Moving Back to Jamaica

A blog about my Move Back to Jamaica after 20+ years of living in the US. Most of the articles focus on the period from 2005-2009 when the transition was new, and at it's most challenging.

Wednesday, October 31, 2007

Being Filthy Rich

The following article is a great one, as it offers some realistic sounding insights into what it's like to live as an internet millionaire.

After Succeeding, Young Tycoons Try, Try Again

There are many levels at which it can be read, from the superficial to the spiritual.

Of course, the common response to the problem that the Tycoons describe is "give me money that for one day, and that would be the happiest day of my life."

The question is, how much would you need to make it the happiest day? $1 million? $100 million? $1 billion? $100?

How much would it take to buy my happiness for a day?


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Tuesday, October 30, 2007

Forgetting America

To be honest, I have forgotten what it is like to live in the U.S.

I know this in part by what I experience when I return -- the strange interactions I feel between myself and other people.

I also know it when I realize I have no passion for racial issues.  Earlier this year I was invited to join a panel to look at creating a course customized for minorities in the U.S., and found myself curiously uninterested.

When I read the following article from the New York Times, I knew that a lot had changed, because I could not relate to the issues after 2+ years of living in Jamaica.

The article, entitled "In Student's Eyes, Look-Alike Lawyers Don't Make the Grade" describes how students are rating law firms on the diversity of their lawyers.  It makes for interesting reading, on many level, and I recommend it highly.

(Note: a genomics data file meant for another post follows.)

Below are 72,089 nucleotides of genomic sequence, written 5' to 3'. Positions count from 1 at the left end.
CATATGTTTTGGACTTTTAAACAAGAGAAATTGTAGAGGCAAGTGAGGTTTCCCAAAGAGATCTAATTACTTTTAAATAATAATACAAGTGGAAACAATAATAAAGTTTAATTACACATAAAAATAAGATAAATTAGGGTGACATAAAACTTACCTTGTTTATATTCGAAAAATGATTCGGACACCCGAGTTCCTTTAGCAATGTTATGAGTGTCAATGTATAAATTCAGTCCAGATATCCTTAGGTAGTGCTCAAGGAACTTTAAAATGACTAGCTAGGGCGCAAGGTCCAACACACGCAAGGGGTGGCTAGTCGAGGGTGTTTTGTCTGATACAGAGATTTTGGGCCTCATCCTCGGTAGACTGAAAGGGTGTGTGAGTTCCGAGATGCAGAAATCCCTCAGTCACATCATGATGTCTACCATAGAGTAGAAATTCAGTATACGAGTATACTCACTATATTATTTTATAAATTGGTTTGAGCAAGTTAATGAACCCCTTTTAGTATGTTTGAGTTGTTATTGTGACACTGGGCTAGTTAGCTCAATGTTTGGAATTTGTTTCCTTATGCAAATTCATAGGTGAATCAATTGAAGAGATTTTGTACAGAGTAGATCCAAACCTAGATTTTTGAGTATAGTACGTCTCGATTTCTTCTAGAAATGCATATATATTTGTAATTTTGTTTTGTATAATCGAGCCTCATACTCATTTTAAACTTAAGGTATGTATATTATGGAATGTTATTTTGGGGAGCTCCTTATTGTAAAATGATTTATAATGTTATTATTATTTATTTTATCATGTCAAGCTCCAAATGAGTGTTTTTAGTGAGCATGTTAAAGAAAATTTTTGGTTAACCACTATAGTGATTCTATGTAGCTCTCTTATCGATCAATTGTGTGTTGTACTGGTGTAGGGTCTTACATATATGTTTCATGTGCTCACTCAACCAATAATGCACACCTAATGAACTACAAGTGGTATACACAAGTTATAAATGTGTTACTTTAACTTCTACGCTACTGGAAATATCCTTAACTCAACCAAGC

However, I no longer felt emotionally tied to the problem it describes, and this is a feeling I welcome.  Not to say that everyone should have the same reaction, but just to report that my own response surprised me just a little.

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Monday, October 29, 2007

Parallels Between the US and the French Revolution

The article from the New York Times describes the French Revolution in terms that are scarily reminiscent of the the "fight against terrorism."


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Saturday, October 27, 2007

Still Disturbed

For some reason, I found that video I posted yesterday on gangs in Kingston to be quite disturbing.

It made me wonder -- "what the heck am I doing here?" "This is no place to live." "Nowhere I lived in the US was anything like this."

As I explained in prior posts, these are the kinds of thoughts that come up, especially when I want to protect my skinbag (body) from harm, and for good measure I say that I want to protect my wife's own also!

The footage of those men and woman lying on the ground with blood all over is certainly not my reality, but Grant's Pen (subject of the last interview) is a mere 5 minutes away from where I live.

So, the (my) skinbag got scared.

I also mentioned that I have relied heavily on The Work of Byron Katie tp deal with stressful thoughts.  I don't know if Katie meant it for situations like this, but I can say that it works wonders for me.  As it did after seeing this documentary.

While I don't want to scare people from coming to live in Jamaica, I think it better for them to see the reality before they come, when they are far away from the action, than to come here and find that the murders they have been hearing about are happening only a few miles away, if that.

Maybe I would tell someone, "if you can make it through the video documentaries I posted this week and you still want to come, then you are ready to make the move."


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Friday, October 26, 2007

Video Documentary on Gang Warfare

This Ross Kemp documentary gives an excellent look at the warfare that exists on a daily basis on the streets of Kingston.

It is excellent, raw and disturbing.

Part 1

Part 2

Part 3

Part 4

Part 5


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Thursday, October 25, 2007